XCI ('Extensible Markup Language Court Interface' or 'XML Court Interface') is a new initiative which "will allow attorney software provided by vendors or law offices to 'plug in' to a court's electronic filing system." This initiative has been developed through The U. S. District Court, District of New Mexico, with support from The U. S. Bankruptcy Court in New Mexico and New Mexico State Courts. Broadly speaking, it is a technical initiative "designed to facilitate court, law office, attorney, and vendor participation and to substantially increase the volume of electronic filings." In this design, "Messages to and from the court will be in XML (Extensible Markup Language) format. Messages going to the court will be called 'request' messages and messages from the court will be called 'response' messages. These messages will be wrapped in an 'envelope' for delivery, also in XML format. The envelope contains the message which specifies either a request or a response. The envelope is used to authenticate that the message is from a filing attorney (or other submitting authority) that is recognized by the court and doesn't become a permanent part of a filing. The response will also be enclosed in an envelope signed by the court." See the documentation and a press release.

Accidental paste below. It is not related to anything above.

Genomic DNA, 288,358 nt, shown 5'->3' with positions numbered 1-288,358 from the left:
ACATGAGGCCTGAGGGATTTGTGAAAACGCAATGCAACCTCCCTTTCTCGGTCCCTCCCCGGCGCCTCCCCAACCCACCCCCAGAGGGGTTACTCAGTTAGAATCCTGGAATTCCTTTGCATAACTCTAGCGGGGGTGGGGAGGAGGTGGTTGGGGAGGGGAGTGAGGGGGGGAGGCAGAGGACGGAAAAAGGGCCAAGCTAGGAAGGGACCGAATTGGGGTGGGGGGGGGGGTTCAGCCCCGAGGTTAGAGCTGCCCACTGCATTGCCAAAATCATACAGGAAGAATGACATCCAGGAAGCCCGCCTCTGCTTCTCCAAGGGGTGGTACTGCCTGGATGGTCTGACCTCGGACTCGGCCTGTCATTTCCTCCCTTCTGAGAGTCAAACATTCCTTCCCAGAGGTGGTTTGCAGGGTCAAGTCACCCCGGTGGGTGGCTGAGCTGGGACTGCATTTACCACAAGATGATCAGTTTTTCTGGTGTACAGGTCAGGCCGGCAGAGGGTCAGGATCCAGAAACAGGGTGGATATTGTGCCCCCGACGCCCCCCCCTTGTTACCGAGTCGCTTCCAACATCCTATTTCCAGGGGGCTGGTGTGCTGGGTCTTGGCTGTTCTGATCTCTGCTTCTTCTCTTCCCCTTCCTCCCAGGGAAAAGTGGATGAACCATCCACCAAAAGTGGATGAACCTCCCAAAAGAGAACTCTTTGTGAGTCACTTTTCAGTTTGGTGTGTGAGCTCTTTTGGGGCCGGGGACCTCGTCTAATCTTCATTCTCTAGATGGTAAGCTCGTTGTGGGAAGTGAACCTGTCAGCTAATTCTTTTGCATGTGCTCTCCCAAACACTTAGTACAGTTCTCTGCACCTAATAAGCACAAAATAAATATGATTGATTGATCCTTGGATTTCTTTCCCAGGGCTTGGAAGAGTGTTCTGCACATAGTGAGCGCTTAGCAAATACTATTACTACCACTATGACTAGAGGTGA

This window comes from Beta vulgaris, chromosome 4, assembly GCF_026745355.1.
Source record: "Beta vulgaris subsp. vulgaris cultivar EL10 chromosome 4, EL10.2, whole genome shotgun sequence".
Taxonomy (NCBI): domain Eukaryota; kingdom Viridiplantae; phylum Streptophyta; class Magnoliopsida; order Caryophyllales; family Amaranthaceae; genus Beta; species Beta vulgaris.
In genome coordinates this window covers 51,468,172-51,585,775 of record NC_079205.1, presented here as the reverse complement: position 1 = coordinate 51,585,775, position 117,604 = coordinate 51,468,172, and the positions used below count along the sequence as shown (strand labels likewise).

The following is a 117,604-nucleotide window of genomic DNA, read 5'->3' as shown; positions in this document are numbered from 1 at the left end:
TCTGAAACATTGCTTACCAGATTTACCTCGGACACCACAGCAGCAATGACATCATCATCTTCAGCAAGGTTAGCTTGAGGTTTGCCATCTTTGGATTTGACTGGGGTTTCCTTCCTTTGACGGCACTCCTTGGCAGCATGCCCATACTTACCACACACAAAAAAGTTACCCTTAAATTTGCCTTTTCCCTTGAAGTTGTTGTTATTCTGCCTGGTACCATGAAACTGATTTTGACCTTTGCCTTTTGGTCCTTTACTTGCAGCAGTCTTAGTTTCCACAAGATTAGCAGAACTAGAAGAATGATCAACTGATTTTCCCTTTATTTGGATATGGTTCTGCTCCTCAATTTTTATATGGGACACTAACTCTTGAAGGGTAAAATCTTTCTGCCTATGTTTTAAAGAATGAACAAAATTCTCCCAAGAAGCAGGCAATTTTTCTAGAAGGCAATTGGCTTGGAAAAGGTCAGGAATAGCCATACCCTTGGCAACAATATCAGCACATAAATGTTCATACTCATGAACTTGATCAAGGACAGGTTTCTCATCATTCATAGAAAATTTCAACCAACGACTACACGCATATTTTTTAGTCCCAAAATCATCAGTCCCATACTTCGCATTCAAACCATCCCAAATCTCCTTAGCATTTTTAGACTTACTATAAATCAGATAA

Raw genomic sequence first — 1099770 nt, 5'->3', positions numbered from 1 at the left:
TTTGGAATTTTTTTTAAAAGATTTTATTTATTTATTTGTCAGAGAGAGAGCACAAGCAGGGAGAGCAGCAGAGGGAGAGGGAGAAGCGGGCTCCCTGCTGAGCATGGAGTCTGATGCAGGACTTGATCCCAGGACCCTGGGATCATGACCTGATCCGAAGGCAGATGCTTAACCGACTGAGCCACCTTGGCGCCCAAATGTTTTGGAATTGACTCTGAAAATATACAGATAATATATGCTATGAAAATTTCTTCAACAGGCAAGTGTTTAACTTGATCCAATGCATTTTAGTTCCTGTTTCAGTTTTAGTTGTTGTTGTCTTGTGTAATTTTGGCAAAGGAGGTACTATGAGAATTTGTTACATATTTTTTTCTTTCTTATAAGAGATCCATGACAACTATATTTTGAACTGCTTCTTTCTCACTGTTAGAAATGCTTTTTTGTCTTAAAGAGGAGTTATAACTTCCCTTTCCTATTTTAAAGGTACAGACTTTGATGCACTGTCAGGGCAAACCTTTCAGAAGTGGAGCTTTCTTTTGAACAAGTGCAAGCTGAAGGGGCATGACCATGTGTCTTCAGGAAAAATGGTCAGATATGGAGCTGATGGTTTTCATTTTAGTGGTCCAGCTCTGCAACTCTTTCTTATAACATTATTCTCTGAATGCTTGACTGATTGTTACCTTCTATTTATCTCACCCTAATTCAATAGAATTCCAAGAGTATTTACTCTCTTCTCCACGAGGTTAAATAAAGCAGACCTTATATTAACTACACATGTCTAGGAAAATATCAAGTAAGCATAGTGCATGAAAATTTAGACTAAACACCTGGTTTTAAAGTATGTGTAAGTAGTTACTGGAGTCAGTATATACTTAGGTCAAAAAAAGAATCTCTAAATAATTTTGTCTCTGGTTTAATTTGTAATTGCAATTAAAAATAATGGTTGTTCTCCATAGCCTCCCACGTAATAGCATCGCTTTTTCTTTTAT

XCI is also "based on New Mexico's current electronic filing system Advanced Court Engineering (ACE) which utilizes Internet web browsers. It requires the electronically submitted document, authentication, security, and minimum identifying information so the document can be indexed and published immediately on the Internet. A good example of a highly successful standard interface is the one used by Internet web browsers (hypertext transport protocol) to unlock global access to information."
US District Court, District of New Mexico. W3C XML-DSig '99 Position Paper. By Richard Himes [firstname.lastname@example.org] "The US District Court, District of New Mexico was perhaps the first court directly connected to the Internet, and our initial pilot demonstrated the feasibility of secure Internet electronic filing in 1994. It included a firewall, digital signatures, and encryption. We have had live electronic filing since 1997. We are currently working on a pilot (XCI - XML Court Interface) to define an XML protocol for delivering filings securely over the Internet, as well as other exchanges of court and attorney information. Digital signatures will be required for authentication of attorneys and delivery agents. In addition, as a member of the XML for legal documents discussion group Leg-XML hosted by GSU, I have been tasked with recommending a method for XML digital signatures. . ."